One possible limitation of our study is that we only used mice from one genetic background (C57BL/6J), which is known to display a metabolic phenotype that is more prone to develop obesity (Bachmann et al., 2022). The transcriptomes and trajectories of cells from fat depots of other strains may deviate from our findings. In addition, the oldest mice that we have analyzed in the present study were 6 months old, which is only equivalent to the human adult stage. Future studies should focus on older mice to investigate whether a more complete brown-to-white conversion takes place during aging as well as the effect of cold exposure on this process. Moreover, lack of specific marker genes for the mPRAT-ad2 subpopulation makes it difficult to generate Cre driver strains that can be used to specifically trace the fate of these adipocytes and visualize the whitening process in a more direct way.

In summary, our work identifies a cold-recruitable adipocyte subpopulation in mPRAT derived by brown-to-white conversion of BAs with a transcriptomic profile distinct from iWAT BeAs. The discrepancy observed in this process between pvPRAT and puPRAT could be functionally related to the idiosyncrasies of kidney blood supply and urine transport, respectively. Previous studies have demonstrated the clinical relevance of PRAT in clear cell renal cell carcinoma invasion (Wei et al., 2021) and pathological hypertension (Li et al., 2022). Future studies should focus on exploring the physiological role of brown-to-white conversion in different regions of mPRAT and the molecular mechanisms that govern its regulation. Understanding why mPRAT has pre-existing BAs that gradually convert to WAs during postnatal development may contribute to the development of novel therapeutic strategies for renal disorders. More generally, harnessing our understanding of brown-to-white adipocyte conversion may lead to strategies to prevent or delay its course and thus enhance the thermogenic capacity of adipose tissues to mitigate the consequences of metabolic disorders, such as obesity and diabetes.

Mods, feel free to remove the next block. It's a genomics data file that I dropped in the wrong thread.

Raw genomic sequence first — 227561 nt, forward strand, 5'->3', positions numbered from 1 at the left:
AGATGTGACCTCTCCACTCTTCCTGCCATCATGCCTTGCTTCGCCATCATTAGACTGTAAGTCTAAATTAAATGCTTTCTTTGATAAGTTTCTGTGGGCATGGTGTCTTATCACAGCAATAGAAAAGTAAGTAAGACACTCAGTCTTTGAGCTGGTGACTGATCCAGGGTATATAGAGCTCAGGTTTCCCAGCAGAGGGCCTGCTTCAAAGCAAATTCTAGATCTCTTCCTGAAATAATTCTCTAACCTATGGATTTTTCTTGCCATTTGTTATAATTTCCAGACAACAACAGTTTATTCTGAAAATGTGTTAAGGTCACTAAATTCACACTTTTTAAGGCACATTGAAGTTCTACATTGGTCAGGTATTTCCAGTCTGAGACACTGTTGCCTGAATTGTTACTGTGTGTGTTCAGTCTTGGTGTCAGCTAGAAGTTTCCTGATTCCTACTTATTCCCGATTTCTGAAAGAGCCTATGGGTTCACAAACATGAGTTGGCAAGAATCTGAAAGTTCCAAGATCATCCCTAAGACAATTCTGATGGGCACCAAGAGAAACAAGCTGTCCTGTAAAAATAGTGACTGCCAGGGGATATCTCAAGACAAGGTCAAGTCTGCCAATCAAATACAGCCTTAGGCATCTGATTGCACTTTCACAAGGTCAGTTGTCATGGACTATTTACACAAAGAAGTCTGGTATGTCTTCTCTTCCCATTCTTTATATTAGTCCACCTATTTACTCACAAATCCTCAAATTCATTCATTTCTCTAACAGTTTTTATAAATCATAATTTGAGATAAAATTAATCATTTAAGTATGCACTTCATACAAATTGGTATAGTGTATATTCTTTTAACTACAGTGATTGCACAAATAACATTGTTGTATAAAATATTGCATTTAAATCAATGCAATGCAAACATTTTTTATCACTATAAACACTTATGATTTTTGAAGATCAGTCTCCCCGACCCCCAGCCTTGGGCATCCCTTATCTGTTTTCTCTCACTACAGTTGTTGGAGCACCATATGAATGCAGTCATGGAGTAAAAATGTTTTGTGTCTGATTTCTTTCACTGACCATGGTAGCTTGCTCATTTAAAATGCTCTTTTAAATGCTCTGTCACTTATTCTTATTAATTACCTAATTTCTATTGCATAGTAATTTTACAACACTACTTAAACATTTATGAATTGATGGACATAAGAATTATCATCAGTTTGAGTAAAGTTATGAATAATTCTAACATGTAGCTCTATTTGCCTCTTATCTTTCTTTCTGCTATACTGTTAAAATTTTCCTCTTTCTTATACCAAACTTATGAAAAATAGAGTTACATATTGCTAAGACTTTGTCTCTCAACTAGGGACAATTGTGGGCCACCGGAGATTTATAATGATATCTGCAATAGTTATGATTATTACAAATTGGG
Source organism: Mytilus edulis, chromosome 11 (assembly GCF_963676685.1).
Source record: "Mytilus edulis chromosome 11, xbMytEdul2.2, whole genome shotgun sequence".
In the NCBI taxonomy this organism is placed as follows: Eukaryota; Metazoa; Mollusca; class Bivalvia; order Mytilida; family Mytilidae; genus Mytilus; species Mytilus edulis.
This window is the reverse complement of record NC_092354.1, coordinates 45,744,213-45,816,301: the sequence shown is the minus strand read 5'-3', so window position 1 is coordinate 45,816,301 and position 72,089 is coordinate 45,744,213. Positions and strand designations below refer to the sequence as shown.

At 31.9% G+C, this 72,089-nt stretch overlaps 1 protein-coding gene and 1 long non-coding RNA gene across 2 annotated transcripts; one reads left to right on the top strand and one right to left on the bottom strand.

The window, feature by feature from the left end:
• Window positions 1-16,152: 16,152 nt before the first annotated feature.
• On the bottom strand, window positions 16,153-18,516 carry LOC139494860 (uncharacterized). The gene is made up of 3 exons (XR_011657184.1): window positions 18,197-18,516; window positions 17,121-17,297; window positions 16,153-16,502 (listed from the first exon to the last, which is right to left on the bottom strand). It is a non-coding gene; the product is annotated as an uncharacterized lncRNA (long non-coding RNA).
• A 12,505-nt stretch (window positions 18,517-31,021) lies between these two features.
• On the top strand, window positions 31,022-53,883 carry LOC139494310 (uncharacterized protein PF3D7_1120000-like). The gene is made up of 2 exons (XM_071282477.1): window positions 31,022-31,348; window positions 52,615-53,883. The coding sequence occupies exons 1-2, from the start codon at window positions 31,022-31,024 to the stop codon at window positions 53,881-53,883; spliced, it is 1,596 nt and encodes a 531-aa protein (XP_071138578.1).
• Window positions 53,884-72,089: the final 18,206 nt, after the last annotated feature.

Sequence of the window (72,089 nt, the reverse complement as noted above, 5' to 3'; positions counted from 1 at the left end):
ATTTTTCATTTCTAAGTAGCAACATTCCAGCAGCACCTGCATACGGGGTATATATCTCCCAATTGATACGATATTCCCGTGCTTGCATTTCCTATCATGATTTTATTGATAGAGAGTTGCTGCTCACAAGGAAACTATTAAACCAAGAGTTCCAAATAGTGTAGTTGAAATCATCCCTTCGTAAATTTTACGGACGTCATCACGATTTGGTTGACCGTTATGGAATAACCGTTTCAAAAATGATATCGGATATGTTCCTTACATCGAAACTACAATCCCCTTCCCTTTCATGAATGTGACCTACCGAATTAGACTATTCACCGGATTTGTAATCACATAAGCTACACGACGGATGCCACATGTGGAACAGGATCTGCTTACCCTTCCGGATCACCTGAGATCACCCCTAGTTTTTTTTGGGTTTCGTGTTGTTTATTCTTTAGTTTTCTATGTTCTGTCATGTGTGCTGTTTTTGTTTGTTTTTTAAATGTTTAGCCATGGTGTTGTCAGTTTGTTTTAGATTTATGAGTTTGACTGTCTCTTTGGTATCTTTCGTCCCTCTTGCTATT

Materials and methods

Animals

All animal experiments were performed in compliance with the protocol approved by the Institutional Animal Care and Use Committee (IACUC) of Peking University (Psych-XieM-2) and the Chinese Institute of Brain Research (CIBR-IACUC-035). C57BL/6J mice were housed under a 12:12 hr light/dark cycle with free access to food and water. For all cold exposure experiments, animals were housed individually in a temperature- and light-controlled incubator (Darth Carter, Hefei, China). Ucp1Cre (JAX:024670) (Kong et al., 2014), PdfraCreERT2 (JAX:018280), PdfraCre (JAX:013148), and Ai14 (JAX:007914) (Madisen et al., 2010) strains were purchased from Jackson Laboratory. Ucp1CreERT2 strain (Rosenwald et al., 2013) was a gift from Dr. Zhinan Yin, Jinan University, China. For genetic tracing, tamoxifen (Sigma-Aldrich, Cat# T5648) dissolved in corn oil (Solarbio, Cat# C7030) was intraperitoneally injected at a dose of 2 mg per animal per day for 4 (UCP1CreERT2) or 5 (PdfraCreERT2) consecutive days. All animals used in the present study are male.

Dissection of mouse PRAT

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lPRAT was separated from the mPRAT by a thin layer of fascia membrane at both the anterior and posterior renal capsule pole. The adrenal gland and surrounding adipose tissue located at the anterior renal capsule pole were surgically removed by cutting along the fascia membrane on the lateral side and the anterior renal hilum edge on the medial side. mPRAT was defined as the adipose tissue located between the anterior renal hilum edge and the posterior renal capsule pole. Within the mPRAT, pvPRAT was defined as the adipose tissue located between the anterior and posterior renal hilum edge that wraps the renal vessels, and puPRAT was defined as the adipose tissue located between the posterior renal hilum edge and the posterior renal capsule pole that wraps the ureter. For histological analysis, the entire PRAT, together with the kidney, was taken for sectioning to accurately define different regions of the tissue using the kidney as a landmark.